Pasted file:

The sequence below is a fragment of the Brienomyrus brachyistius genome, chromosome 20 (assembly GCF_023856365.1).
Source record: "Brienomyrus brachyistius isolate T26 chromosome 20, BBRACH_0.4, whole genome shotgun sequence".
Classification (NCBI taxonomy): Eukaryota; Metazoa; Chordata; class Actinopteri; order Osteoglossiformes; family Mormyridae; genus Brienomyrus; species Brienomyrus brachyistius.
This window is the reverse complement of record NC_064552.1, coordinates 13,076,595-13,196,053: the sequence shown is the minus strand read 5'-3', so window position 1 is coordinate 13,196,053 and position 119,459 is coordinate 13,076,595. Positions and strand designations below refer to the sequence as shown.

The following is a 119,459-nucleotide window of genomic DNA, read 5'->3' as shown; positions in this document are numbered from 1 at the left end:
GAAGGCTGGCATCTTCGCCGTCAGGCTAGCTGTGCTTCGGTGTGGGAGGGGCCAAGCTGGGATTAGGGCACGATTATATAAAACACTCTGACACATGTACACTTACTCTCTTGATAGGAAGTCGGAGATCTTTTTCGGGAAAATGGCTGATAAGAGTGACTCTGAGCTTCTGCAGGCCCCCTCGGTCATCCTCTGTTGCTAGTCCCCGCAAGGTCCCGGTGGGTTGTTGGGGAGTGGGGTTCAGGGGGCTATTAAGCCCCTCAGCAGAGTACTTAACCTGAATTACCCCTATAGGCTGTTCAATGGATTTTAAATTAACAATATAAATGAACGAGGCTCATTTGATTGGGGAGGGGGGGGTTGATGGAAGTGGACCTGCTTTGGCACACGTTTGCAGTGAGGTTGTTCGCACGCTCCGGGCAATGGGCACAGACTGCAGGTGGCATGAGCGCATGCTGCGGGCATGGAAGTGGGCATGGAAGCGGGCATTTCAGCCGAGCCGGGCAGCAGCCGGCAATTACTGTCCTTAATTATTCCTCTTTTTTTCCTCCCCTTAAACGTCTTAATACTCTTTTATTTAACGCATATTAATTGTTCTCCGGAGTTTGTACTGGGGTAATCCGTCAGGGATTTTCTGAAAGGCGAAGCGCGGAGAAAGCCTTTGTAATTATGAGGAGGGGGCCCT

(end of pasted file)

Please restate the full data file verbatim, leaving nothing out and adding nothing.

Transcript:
The sequence below is a fragment of the Brienomyrus brachyistius genome, chromosome 20 (assembly GCF_023856365.1).
Source record: "Brienomyrus brachyistius isolate T26 chromosome 20, BBRACH_0.4, whole genome shotgun sequence".
Classification (NCBI taxonomy): Eukaryota; Metazoa; Chordata; class Actinopteri; order Osteoglossiformes; family Mormyridae; genus Brienomyrus; species Brienomyrus brachyistius.
This window is the reverse complement of record NC_064552.1, coordinates 13,076,595-13,196,053: the sequence shown is the minus strand read 5'-3', so window position 1 is coordinate 13,196,053 and position 119,459 is coordinate 13,076,595. Positions and strand designations below refer to the sequence as shown.

The following is a 119,459-nucleotide window of genomic DNA, read 5'->3' as shown; positions in this document are numbered from 1 at the left end:
GAAGGCTGGCATCTTCGCCGTCAGGCTAGCTGTGCTTCGGTGTGGGAGGGGCCAAGCTGGGATTAGGGCACGATTATATAAAACACTCTGACACATGTACACTTACTCTCTTGATAGGAAGTCGGAGATCTTTTTCGGGAAAATGGCTGATAAGAGTGACTCTGAGCTTCTGCAGGCCCCCTCGGTCATCCTCTGTTGCTAGTCCCCGCAAGGTCCCGGTGGGTTGTTGGGGAGTGGGGTTCAGGGGGCTATTAAGCCCCTCAGCAGAGTACTTAACCTGAATTACCCCTATAGGCTGTTCAATGGATTTTAAATTAACAATATAAATGAACGAGGCTCATTTGATTGGGGAGGGGGGGGTTGATGGAAGTGGACCTGCTTTGGCACACGTTTGCAGTGAGGTTGTTCGCACGCTCCGGGCAATGGGCACAGACTGCAGGTGGCATGAGCGCATGCTGCGGGCATGGAAGTGGGCATGGAAGCGGGCATTTCAGCCGAGCCGGGCAGCAGCCGGCAATTACTGTCCTTAATTATTCCTCTTTTTTTCCTCCCCTTAAACGTCTTAATACTCTTTTATTTAACGCATATTAATTGTTCTCCGGAGTTTGTACTGGGGTAATCCGTCAGGGATTTTCTGAAAGGCGAAGCGCGGAGAAAGCCTTTGTAATTATGAGGAGGGGGCCCT